Wheeler F J
ACONITE. The remedies so far considered have been those in general homoeopathic use for minor accidents and injuries. We will now turn our attention to some of the Medicines for small ailments, or early symptoms of illnesses, where the timely use of the remedies may possibly avert serious sequelae. The first and a very important remedy we will consider is Aconite.
Aconite in its crude form of tincture is a poison; used in the homoeopathic form of dilution or potencies it is a very valuable medicine. To many of you it is probably known as very useful in fevers, but it is by no means the only remedy for feverish states. Many other homoeopathic medicines are indicated for such conditions according to the symptoms presented by the patient.
Apart from the feverish state present in many chills, etc., there are usually other indications which help in the choice of the remedy. If you study any illness you will find that some mental change, however slight, is discernible such as depression, anxiety, fear, irritability. Now the provings of medicines have brought out that any drug tested on a healthy human being, according to the rules laid down by Hahnemann, produces certain definite mental symptoms which vary with each drug. For example, with Aconite we have restlessness, anxious, impatience, fear, fear of death, etc. Now you will probably say, “How is that going to help?” Let us consider conditions where Aconite is indicated, and by studying your cases you will gradually observe how the mental symptoms fit in.
Nothing is more alarming for a young mother than to find her child is feverish. The face is probably flushed, the skin hot and dry, the child restless, and possibly an anxious expression will be depicted in the face. If the child is old enough to talk it may further add to the mothers anxiety by asking, “Mummy, am I going to be ill?” Such remarks are by no means fanciful, they have actually been said, and will be said again by children.
We remember the instance of a child of six years old, feverish, restless, anxious, saying, “Mother, am I going to die?” Suppose you meet such a case, there is no need for alarm; give Aconite and gradually the feverishness and anxiety will subside. Dont give your Aconite lower than a 3x; a 3 or a 6 is better. Give it hourly until improvement sets in, then administer it two hourly until improvement sets in, then administer it two hourly or at longer intervals if further doses are needed.
A condition likely to cause considerable anxiety to the parents is that where a child suddenly wakes up at mid-night or a little later with what is popularly called croup. The childs breathing is difficult, the voice husky and it has a harsh barking or croupy cough. The difficulty and distress in breathing for a time look very serious, and sometimes the flushed face becomes dusky and bluish. With it all the face has an anxious expression. This croupy condition is one that follows exposure to dry, cold winds, particularly east or north-easterly winds. Here the first remedy to be thought of is Aconite. Give it half hourly to begin with and then as improvement sets in give at longer intervals. If the Aconite does not appear to relieve the distressing symptoms, give Spongia 6 at frequent intervals until the child settles down to sleep.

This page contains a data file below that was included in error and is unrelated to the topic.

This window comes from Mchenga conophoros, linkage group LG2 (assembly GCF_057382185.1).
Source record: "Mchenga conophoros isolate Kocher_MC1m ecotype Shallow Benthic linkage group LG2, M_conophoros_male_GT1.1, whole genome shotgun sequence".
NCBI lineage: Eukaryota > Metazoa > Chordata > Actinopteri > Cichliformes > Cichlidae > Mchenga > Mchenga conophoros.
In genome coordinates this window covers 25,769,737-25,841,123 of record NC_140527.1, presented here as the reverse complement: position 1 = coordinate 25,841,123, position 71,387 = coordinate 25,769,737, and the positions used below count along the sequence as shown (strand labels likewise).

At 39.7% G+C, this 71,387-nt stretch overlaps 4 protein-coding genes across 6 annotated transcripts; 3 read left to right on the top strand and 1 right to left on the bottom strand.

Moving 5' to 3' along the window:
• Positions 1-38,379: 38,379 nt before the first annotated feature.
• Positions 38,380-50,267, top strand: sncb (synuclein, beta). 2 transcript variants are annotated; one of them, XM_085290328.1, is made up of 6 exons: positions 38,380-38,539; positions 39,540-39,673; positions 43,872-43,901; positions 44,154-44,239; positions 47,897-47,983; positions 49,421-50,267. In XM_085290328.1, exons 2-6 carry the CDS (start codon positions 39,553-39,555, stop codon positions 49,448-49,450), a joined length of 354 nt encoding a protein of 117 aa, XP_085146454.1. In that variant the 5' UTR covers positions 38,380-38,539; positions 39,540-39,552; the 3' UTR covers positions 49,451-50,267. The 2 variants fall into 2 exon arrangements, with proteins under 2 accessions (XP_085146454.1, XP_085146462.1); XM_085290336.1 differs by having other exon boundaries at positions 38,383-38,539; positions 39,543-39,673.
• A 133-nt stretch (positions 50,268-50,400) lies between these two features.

Years ago a series of powders were kept in the home in readiness for cases of spasmodic croup. These powders were Aconite, Hepar sulph., Spongia, Hepar sulph., Spongia, and they were to be given in that order and at hourly or two hourly intervals according to the urgency of the case. If any readers decide to keep these powders in readiness for such an emergency as croup they should always be stored carefully away from strong smelling scents and above all from Camphor. The latter renders many of the delicate homoeopathic preparations inert.
There are many other uses for Aconite, among them that of relieving pain. The pain to which Aconite corresponds is often described by the patient as unbearable. Like many pains it appears to be intolerable, and is generally worse in the evening and at night. Sometimes it is accompanied by tingling and numbness. Toothache is very often eased by a few doses of Aconite.
We have mentioned that fear often accompanies illnesses where Aconite is indicated. A sudden fright in the dark often produces a state of fear that tends to recur. Aconite will help to alleviate and remove the fear. Not only fright in the dark but a sudden shock such as happened to a sensitive person in the street with whom a dog collided unexpectedly as she emerged from a shop. The after results, fear, trembling and giddiness were all removed by a few doses of Aconite. Another instance was that of a sensitive little girl who was standing on a station platform with her parents, when a train emerged suddenly and noisely from the tunnel at the entrance to the station. The state of fright that resulted led to sleepless nights and a general state of fear which was cured by Aconite.
Sometimes you will find people giving Aconite and Belladonna alternately for feverish conditions. There is no necessity for this; each of those remedies has its own definite indications and its own group of symptoms as we shall indicate in the account of Belladonna which will follow this article.